Eurozone stocks also turning around amid some better-than-expected earnings results and speculation that poor economic data from across the globe could keep the loose monetary policy environment here for longer, Bloomberg reports.
If the Federal Reserve pushes off on hiking its interest rates, other central banks, like the European Central Bank, could be more inclined to expand quantitative easing to maintain a weaker currency against the U.S. dollar.
“So, given a Fed on hold, we could see other central banks, including the ECB and BoJ, augmenting their own monetary stimulus measures in order to weaken their currencies,” Heidi Richardson, Managing Director, is the Head of U.S. Investment Strategy for iShares, said in a research note. “The likelihood of continued easy money is one of the reasons I see a compelling case for considering exposure to stocks in Japan and Europe, and within Europe, to large exporter Germany in particular. It’s true, of course, that the ultimate path of monetary policy—and the dollar—remain uncertain.”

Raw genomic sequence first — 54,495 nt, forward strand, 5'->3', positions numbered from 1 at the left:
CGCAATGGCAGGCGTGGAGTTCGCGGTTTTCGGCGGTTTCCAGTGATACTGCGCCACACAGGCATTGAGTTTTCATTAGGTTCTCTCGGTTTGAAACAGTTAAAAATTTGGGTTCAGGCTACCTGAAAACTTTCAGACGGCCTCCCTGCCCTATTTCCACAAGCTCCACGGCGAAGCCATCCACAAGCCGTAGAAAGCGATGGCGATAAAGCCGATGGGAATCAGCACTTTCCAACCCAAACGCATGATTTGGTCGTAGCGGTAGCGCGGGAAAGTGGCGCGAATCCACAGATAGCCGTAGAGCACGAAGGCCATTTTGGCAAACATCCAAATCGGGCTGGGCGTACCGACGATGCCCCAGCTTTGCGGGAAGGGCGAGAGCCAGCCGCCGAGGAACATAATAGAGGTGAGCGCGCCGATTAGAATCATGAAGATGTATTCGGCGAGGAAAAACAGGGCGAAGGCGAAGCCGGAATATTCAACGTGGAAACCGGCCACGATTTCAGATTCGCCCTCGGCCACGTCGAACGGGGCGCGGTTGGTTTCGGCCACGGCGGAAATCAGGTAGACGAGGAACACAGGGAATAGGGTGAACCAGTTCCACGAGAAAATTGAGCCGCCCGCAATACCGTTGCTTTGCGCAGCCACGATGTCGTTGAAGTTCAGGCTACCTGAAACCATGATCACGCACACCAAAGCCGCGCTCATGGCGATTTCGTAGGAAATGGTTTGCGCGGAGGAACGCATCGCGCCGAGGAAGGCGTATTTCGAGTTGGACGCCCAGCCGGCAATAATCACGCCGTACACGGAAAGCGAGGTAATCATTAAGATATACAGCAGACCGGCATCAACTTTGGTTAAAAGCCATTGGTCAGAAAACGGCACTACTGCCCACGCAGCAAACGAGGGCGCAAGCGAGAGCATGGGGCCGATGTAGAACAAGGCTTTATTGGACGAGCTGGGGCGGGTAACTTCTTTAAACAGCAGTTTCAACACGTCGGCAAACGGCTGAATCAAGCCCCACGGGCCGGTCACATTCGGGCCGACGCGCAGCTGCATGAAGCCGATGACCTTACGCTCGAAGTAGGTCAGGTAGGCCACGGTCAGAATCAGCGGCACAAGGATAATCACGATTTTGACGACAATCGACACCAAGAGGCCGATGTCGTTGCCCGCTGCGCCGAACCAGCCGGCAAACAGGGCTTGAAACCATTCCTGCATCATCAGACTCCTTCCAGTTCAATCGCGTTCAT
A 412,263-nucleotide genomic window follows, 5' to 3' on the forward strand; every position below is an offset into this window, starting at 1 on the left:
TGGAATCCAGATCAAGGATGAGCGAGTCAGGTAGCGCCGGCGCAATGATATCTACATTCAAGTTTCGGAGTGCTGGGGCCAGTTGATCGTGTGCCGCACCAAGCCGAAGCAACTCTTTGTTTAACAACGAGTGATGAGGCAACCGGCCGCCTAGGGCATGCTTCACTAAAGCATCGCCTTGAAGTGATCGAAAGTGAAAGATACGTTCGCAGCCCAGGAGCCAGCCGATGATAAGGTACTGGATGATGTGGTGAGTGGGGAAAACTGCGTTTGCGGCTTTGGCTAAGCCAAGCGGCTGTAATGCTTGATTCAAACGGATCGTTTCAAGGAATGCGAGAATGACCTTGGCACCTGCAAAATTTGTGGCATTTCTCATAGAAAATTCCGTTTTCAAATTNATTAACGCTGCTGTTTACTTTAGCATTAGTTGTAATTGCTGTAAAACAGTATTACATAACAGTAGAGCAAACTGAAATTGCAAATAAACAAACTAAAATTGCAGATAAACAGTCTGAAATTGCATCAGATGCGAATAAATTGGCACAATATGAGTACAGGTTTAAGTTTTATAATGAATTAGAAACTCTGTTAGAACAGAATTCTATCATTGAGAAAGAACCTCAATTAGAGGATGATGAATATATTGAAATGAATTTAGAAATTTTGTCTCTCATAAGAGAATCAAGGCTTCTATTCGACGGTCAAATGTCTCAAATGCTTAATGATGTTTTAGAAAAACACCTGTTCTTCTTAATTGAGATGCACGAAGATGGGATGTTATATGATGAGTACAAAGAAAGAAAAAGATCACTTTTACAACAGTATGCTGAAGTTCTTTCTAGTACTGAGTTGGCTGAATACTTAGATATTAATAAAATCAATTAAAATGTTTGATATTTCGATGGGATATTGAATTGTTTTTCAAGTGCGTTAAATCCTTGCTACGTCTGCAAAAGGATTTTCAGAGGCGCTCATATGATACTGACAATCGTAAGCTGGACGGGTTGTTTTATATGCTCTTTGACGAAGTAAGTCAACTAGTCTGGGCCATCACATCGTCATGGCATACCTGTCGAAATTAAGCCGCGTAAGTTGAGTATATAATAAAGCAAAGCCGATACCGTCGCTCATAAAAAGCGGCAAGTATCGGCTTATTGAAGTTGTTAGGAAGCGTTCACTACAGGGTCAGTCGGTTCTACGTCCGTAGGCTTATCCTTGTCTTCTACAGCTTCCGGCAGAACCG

ETF investors can gain exposure to the Eurozone through the iShares MSCI EMU ETF (NYSEArca: EZU) and SPDR EURO STOXX 50 (NYSEArca: FEZ). Investors can also turn to euro-currency hedged ETFs to help diminish the negative effects of a stronger dollar or weaker euro currency. EUR-hedged Eurozone ETF options include the Deutsche X-trackers MSCI EMU Hedged Equity ETF (NYSEArca: DBEZ), iShares Currency Hedged MSCI EMU ETF (NYSEArca: HEZU) and HEDJ.
For Germany exposure, investors can take a look at the iShares MSCI Germany ETF (NYSEArca: EWG). Additionally, for hedged Germany exposure, investors can turn to the iShares Currency Hedged MSCI Germany ETF (NYSEArca: HEWG), Deutsche X-trackers MSCI Germany Hedged Equity Fund (NYSEArca: DBGR) and WisdomTree Germany Hedged Equity Fund (NasdaqGM: DXGE).
For more information on Europe, visit our Europe category.
Max Chen contributed to this article.